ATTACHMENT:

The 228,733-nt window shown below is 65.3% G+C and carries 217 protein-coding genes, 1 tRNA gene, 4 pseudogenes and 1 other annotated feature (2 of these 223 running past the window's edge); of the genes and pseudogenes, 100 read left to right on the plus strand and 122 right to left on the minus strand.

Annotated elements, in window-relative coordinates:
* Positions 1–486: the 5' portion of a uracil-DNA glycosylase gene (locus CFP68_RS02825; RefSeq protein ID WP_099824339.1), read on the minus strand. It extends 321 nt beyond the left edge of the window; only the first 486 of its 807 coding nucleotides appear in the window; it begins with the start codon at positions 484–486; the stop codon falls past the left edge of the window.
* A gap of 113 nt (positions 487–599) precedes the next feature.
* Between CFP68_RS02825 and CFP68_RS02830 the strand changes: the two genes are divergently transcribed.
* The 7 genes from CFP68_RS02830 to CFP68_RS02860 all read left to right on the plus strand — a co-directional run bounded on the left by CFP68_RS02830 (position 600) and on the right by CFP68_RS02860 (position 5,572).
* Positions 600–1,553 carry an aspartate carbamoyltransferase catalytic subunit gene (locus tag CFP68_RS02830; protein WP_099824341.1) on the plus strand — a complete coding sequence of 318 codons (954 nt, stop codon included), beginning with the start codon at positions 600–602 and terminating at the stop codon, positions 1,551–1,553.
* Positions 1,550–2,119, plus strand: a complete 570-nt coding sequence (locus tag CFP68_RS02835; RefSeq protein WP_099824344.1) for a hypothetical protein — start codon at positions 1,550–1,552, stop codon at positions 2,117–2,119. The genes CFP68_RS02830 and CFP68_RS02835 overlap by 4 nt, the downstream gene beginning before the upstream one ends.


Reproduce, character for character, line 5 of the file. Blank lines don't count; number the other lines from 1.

* Between CFP68_RS02825 and CFP68_RS02830 the strand changes: the two genes are divergently transcribed.